Monday, June 23, 2008

Those Good Old '9/10 Mindsets': McCain & The White House Call The Kettle Black

Condi studies briefing paper on Al Qaeda; Twin towers burn
Inconveniently for the Bush administration and presidential wannabe John McCain, the historic record showing that the White House slept while Osama bin Laden and his merry band of terrorists planned the 9/11 attacks continues to grow, which effectively undercuts allegations that Barack Obama (and John Kerry before him in 2004) have dangerously naive "9/10" mindsets."

The GOP noise machine is working hard to drown out any mention of this record of incompetence and failure by, among other things, calling Barack Obama's national security bona fides into question.

The presumptive Democratic nominee is catching flak for correctly asserting that federal prisons and courts worked just fine after the first World Trade Center attack in 1993 in comments following last week's Supreme Court ruling. The top court struck down as unconstitutional for the third time the rump legal system cobbled together by the White House that has resulted in indefinite detentions at Guantanamo Bay, including many innocents swept up in Afghanistan and elsewhere in the post-9/11 frenzy, but only a small handful of prosecutions of real terrorists six-plus years later.

And now Rudy Giuliani, nicely tanned but snarky as ever after taking some time off following an ignominious crash-and-burn in a primary race predicated on his supposedly awesome national-security chops, is shilling for McCain despite his own severe case of "9/10 mindset."

Let's be clear from the jump that the Clinton administration does not get a free pass. This is because:

* With a few notable exceptions that I'll note further down, America's key intelligence agencies -- the CIA, FBI and NSA -- slept contentedly during Clinton's eight-year tenure except when they were fighting amongst themselves. This is exactly what they had been doing during the administration of George H.W. Bush, himself a former CIA director and a card-carrying member of an old-boy network that was a remains resistant to wholesale intelligence agency reforms.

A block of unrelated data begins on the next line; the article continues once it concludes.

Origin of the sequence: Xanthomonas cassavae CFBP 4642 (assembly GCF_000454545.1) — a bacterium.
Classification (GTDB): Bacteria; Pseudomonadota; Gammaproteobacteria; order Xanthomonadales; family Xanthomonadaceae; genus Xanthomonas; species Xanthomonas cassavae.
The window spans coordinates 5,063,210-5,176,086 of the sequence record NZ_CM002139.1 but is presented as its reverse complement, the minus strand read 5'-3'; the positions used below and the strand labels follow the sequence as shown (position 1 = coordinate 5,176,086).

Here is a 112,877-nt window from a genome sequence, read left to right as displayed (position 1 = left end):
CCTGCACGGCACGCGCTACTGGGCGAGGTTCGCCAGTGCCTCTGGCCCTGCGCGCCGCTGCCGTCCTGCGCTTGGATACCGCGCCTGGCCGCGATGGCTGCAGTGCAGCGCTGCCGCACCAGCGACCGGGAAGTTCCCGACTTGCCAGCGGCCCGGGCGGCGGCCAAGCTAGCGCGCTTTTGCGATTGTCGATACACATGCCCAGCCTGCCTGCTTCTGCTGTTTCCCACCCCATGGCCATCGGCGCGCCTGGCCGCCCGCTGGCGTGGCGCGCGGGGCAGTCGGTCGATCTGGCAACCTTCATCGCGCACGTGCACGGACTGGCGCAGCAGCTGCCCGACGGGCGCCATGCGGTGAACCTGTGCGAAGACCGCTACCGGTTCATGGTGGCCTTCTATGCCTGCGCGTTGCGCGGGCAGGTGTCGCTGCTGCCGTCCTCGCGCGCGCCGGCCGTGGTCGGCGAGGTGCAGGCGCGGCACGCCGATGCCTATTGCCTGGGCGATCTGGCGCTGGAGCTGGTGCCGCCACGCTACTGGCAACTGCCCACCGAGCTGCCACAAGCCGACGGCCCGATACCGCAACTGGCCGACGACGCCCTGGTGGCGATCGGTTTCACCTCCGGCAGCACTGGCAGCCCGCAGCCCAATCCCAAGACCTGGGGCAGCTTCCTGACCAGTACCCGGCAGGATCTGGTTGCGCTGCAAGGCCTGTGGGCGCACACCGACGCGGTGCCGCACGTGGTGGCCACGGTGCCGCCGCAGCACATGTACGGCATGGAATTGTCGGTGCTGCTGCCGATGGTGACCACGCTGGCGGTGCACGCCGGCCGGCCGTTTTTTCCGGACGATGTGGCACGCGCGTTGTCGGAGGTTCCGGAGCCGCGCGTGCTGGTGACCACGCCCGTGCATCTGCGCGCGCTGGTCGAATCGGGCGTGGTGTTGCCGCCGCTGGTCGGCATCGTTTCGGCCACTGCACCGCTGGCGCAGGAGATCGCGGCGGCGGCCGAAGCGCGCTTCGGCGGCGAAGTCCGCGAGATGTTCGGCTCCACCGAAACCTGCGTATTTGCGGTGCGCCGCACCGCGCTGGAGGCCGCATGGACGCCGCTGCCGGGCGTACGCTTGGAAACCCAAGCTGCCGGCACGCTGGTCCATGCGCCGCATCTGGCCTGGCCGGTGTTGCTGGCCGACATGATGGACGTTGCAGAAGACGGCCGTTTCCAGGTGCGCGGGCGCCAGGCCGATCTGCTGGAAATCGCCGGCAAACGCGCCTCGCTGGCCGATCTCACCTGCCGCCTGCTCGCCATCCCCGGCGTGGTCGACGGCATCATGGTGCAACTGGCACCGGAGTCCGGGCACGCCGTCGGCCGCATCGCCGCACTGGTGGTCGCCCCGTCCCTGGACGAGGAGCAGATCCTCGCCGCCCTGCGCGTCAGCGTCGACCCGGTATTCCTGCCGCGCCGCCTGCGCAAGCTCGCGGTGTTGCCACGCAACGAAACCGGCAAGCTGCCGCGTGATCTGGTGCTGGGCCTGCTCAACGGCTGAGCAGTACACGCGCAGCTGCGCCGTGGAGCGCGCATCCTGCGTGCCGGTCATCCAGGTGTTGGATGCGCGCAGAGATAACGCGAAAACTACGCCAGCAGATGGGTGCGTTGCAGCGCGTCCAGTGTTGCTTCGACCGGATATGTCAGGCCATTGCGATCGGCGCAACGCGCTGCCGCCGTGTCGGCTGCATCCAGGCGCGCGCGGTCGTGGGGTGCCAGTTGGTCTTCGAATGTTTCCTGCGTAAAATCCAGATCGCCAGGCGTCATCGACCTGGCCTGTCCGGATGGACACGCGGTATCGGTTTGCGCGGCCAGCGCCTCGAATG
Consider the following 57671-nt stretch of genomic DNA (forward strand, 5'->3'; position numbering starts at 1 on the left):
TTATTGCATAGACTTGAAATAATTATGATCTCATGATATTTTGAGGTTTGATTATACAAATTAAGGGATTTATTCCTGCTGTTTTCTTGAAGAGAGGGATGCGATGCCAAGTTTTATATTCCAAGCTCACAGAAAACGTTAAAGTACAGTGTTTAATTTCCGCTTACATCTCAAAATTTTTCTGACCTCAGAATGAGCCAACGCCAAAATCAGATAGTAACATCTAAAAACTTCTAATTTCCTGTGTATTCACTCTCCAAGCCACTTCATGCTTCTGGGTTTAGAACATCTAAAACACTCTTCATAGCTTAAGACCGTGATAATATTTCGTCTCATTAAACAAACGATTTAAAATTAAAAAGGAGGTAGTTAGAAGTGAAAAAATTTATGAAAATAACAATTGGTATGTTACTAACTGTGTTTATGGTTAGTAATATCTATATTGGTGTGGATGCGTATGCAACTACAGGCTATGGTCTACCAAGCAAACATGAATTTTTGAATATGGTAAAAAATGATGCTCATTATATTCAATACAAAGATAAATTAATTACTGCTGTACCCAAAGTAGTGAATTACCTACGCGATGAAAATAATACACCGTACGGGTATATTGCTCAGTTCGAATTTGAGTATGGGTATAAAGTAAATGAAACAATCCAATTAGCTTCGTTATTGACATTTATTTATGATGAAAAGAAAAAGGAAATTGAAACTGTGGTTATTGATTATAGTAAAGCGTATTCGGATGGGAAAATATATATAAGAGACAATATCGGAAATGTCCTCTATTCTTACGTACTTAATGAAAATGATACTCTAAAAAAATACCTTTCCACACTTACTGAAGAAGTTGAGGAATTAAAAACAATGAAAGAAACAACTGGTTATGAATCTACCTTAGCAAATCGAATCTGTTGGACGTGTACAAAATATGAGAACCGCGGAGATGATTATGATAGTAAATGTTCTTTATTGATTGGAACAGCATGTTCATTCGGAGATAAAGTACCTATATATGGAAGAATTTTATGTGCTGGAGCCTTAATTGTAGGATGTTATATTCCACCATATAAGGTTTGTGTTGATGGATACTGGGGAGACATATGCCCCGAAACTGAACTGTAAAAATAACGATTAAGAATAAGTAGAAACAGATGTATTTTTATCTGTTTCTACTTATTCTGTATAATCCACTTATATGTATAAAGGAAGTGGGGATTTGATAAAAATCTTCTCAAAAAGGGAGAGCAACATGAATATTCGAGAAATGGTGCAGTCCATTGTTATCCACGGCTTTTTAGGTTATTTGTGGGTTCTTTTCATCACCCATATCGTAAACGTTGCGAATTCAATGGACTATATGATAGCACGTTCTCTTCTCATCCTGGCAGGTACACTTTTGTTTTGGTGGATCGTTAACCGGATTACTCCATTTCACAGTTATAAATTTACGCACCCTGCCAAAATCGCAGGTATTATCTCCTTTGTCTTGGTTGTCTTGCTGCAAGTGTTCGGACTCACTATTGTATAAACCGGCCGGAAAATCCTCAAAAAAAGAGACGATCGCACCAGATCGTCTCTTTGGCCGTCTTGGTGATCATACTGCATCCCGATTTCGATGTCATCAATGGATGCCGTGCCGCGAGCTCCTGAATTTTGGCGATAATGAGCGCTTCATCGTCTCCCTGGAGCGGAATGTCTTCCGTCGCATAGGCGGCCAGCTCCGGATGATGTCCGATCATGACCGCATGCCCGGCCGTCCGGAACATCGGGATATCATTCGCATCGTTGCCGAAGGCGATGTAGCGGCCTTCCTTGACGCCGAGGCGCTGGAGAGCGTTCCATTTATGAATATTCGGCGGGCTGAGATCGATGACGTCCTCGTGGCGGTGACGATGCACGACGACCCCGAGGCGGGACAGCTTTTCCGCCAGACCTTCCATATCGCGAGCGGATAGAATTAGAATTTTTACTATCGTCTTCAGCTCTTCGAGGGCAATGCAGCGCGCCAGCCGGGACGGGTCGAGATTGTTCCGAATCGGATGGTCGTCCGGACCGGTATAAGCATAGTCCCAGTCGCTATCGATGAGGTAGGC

* While some of Clinton's advisors were alarmed about the threat from Al Qaeda, especially after the horrific bombings of two U.S. embassies in West Africa in 1998, they were preoccupied with the Monica Lewinsky scandal and impeachment threat. Only after the bombing of the USS Cole in 2000, which killed 17 U.S. sailors, were they brought to a semblance of high alert.

The crux of the debate over what was done to warn people in high places comes down to the 10-month period beginning with the transition between administrations in the weeks before George Bush's inauguration through to the terrorist attacks on the World Trade Center and Pentagon.

It is here that the Bush White House -- and McCain by extension -- could plausibly claim that warnings were never received about an Al Qaeda threat on the homeland, but the record screams otherwise. This accounts for the cacophonous Republican pushback whenever 9/11 comes up, as well as explains the administration's stubborn refusal to go along with forming a 9/11 Commission because an investigation would reveal its manifold failures and lies. The White House sort of climbed on board only after a group of World Trade Center widows shamed it into doing so.